Effects of Developer Experience on Learning and Applying Unit Test-Driven Development

Author(s): Roberto Latorre
Venue: IEEE TRANSACTIONS ON SOFTWARE ENGINEERING
Date: APRIL 2014

Type of Experiement: Quasi-Controlled Experiment
Sample Size: 30
Class/Experience Level: Professional
Participant Selection: e industrial developers with computing degrees and several years of experience using traditional methodologies based on test-last development strategies
Data Collection Method: Survey, Code Metric, Project Artifact(s)

Quality
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The author of Effects of Developer Experience on Learning and Applying Unit Test-Driven Development (“UTDD Effects”) evaluates the difficulty of learning UTDD by professionals without any prior experience in the technique, in order to evaluate the possibility of using TDD as an effective solution to take into account in real projects.

Prior to the presentation of details of the study, the author of UTDD Effects first formalizes the UTDD process into steps of execution, types of programming tasks, and a standardized metric to estimate the extent to which the research subjects remained faithful to the principles of UTDD. Then, he illustrates the details of study, underlining: the criteria for selecting their subjects, who were industry professionals with computing degree with no prior experience with UTDD; the study material presented to the subjects for applying UTDD to back-end Java application development; design of the study; and how the study variables and data were collected using questionnaires and tracking tools such as Eclipse (IDE) plugins.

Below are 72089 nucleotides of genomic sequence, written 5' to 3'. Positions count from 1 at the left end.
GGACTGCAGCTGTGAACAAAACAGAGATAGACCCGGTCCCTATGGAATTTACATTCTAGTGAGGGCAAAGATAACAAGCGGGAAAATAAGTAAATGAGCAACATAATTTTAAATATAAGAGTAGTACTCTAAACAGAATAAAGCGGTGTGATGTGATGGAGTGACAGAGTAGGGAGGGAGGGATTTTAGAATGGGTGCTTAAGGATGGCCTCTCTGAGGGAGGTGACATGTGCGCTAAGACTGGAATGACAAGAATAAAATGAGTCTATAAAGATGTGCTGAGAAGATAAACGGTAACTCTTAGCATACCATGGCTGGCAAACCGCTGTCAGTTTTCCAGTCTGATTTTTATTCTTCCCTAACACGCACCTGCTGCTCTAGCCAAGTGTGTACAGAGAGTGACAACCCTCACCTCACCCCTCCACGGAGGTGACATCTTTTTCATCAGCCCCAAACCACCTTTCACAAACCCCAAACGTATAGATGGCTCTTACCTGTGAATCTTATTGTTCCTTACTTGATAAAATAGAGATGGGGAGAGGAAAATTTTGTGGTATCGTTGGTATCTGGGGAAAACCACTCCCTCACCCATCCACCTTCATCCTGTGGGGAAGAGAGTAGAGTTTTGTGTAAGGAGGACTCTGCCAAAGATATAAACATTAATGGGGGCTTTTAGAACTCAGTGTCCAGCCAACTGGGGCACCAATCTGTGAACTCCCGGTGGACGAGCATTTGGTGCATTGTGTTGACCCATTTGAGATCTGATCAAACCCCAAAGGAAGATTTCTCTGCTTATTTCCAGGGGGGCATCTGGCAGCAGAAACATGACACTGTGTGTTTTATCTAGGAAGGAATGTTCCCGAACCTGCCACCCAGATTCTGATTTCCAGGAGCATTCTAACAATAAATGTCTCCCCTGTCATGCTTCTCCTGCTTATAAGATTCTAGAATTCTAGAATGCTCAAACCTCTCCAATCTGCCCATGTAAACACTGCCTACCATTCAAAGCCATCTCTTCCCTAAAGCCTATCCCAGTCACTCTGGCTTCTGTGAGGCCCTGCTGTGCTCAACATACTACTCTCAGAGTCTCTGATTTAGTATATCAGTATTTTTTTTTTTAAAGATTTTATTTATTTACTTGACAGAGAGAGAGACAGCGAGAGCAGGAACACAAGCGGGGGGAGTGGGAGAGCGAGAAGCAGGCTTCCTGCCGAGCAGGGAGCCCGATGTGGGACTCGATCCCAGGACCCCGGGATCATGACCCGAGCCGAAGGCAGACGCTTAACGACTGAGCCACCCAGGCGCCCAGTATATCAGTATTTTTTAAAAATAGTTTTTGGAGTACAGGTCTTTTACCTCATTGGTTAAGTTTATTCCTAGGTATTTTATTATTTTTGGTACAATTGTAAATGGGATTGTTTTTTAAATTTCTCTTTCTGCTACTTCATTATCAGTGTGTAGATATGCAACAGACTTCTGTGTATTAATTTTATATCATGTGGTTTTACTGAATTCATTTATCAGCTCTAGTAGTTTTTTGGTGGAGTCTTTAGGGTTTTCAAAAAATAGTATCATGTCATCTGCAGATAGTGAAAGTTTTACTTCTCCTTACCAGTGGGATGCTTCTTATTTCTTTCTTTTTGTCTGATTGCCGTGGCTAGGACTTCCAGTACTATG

Despite a few potential threats to validity he identifies, in analyzing the study results with Concordion Acceptance Test Correctness and Completeness, Learning Process, Programming Efficiency, and Retention ability, the author of UTDD Effects concludes that skilled developers with the appropriate knowledge and without any prior experience in test-first development can quickly learn UTDD rules and, after practicing them for a short while, properly apply them in small programming tasks.

In addition to his final statement of conclusions, the author also includes a brief remark on lack of good design abilities in junior programmers suggested by his study, and cites studies by D. Janzen, J. Clements, O. Dekhtyar, et al., that raises “an interesting question” regarding the possibility of incorporating UTDD into the undergraduate curriculum to improve the students ability to design.

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